Conclusion
A MATLAB software implementing an algorithm to automatically detect the main LFPs features was presented. Simulated and real case studies showed that the employed algorithm is accurate and robust against measurement noise. The available code can be used as it is, but the reported description of the algorithms allows users to easily modify the code to cope with specific requirements.
Keywords
LFP Automated analysis Rat barrel cortex Whisker stimulation PhillipsTikhonov regularization NeuroscienceBackground
Local field potentials (LFPs) reflect the synchronized population activity of several neurons recorded by smallsize electrodes in the brain. Any kind of transmembrane current in brain cells contributes to the extracellular fields known as LFPs. Thus, the amplitude and frequency of LFPs depend on the proportional contribution of the multiple sources and various properties of the brain tissue and its cells [1]. A quantitative analysis of LFPs is important in many neuroscience investigations. For instance, an interesting case study concerns how rats and other nocturnal animals process information about the spatial coordinates of objects and their identity by seeking out and palpating objects with their whiskers [2], a paradigm believed to be useful for studying how the brain represents sensory stimuli, also in human beings [3]. In particular, experiments in awake rats have demonstrated that the barrel cortex processes the whisking signal [4], while in anesthetized animals millisecondscale S1 firing patterns encode whisker stimuli [5]. In such studies, LFP signals are usually recorded from a barrel column of the rat S1 cortex using neural probes with multiple recording sites at different depths [6].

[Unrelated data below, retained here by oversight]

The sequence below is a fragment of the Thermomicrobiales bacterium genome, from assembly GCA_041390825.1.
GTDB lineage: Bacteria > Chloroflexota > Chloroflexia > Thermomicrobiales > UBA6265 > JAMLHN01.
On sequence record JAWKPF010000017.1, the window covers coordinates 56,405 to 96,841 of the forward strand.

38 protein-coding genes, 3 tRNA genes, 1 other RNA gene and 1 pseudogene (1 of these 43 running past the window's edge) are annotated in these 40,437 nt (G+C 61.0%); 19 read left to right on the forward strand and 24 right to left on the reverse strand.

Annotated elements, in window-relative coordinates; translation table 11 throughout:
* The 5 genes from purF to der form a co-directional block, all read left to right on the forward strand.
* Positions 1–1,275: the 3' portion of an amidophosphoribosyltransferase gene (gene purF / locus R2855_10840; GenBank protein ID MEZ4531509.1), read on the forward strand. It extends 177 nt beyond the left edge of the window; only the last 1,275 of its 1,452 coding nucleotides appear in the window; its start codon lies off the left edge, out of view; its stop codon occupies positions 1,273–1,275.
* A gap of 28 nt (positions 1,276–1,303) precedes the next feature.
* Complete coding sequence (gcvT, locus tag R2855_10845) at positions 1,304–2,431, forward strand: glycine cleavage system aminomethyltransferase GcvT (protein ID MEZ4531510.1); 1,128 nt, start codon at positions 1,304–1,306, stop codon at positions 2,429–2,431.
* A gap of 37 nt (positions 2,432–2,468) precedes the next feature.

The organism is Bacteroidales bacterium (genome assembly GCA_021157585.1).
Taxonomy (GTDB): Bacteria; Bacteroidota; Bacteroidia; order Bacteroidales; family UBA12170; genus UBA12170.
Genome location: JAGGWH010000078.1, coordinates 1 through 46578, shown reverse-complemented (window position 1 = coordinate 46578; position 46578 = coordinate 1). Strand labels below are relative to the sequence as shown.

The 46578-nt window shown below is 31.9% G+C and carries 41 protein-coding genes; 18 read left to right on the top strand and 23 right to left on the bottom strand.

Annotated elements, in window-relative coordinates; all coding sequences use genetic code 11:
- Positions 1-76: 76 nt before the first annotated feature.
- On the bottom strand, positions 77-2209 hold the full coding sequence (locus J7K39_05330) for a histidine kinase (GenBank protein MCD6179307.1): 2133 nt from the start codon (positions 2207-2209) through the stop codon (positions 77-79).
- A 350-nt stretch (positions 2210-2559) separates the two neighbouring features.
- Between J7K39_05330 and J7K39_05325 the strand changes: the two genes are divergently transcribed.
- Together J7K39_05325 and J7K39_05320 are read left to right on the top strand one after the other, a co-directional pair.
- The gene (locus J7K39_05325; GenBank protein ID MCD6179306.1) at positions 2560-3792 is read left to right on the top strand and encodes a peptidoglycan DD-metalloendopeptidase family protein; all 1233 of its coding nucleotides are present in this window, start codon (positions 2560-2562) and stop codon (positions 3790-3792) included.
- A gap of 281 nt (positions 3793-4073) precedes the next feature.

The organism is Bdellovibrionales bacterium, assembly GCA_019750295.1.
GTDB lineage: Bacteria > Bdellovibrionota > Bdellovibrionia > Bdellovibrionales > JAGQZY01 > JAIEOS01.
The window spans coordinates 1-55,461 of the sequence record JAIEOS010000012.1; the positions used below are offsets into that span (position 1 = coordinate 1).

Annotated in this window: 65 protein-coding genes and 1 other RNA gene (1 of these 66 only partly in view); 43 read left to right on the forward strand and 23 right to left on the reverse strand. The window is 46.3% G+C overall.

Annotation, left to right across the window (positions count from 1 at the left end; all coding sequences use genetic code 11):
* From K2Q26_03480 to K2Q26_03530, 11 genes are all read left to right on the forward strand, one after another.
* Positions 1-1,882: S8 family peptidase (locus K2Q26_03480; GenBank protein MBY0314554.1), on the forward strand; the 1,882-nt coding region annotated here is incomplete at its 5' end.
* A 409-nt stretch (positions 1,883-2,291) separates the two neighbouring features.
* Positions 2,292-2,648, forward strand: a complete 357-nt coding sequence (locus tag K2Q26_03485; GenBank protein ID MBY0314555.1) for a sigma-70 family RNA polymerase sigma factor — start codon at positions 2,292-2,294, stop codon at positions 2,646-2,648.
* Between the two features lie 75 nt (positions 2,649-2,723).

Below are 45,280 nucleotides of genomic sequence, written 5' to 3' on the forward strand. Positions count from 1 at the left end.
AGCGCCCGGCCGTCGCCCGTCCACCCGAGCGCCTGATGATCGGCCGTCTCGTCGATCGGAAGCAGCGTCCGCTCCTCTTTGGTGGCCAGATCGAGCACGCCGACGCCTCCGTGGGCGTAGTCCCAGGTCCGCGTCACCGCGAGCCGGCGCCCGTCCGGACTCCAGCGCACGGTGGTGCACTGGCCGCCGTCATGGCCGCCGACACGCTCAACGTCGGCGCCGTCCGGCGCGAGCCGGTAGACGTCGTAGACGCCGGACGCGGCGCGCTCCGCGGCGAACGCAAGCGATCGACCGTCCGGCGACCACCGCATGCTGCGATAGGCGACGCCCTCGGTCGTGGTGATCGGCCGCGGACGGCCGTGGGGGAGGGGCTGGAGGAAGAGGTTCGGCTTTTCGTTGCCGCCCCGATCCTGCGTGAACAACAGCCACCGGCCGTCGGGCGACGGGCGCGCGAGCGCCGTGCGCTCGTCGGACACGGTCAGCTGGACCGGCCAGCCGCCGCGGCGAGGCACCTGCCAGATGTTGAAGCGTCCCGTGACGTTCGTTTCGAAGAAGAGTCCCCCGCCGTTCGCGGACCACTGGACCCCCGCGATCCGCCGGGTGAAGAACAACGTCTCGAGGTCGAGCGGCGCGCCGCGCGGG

Visual identification and analysis of LFP features are obviously time consuming and exposed to the risk of subjectivity. Nowadays, a large number of LFPs (e.g. 500) can be collected within a single experimental session thanks to improvements in microelectrodes technology, making the development of algorithms for LFP quantitative automatic analysis even more urgent. Indeed, a number of algorithms and software tools for LFP analysis is available. For instance, in [8, 9], the software returns the location of the peaks at which data exceed an imposed threshold. In [10], spikes are first detected by setting an amplitude threshold, then are clustered by exploiting wavelet coefficients [12] or PCA (principal components analysis). In another software program [11], a graphical application for manual spike sorting is provided.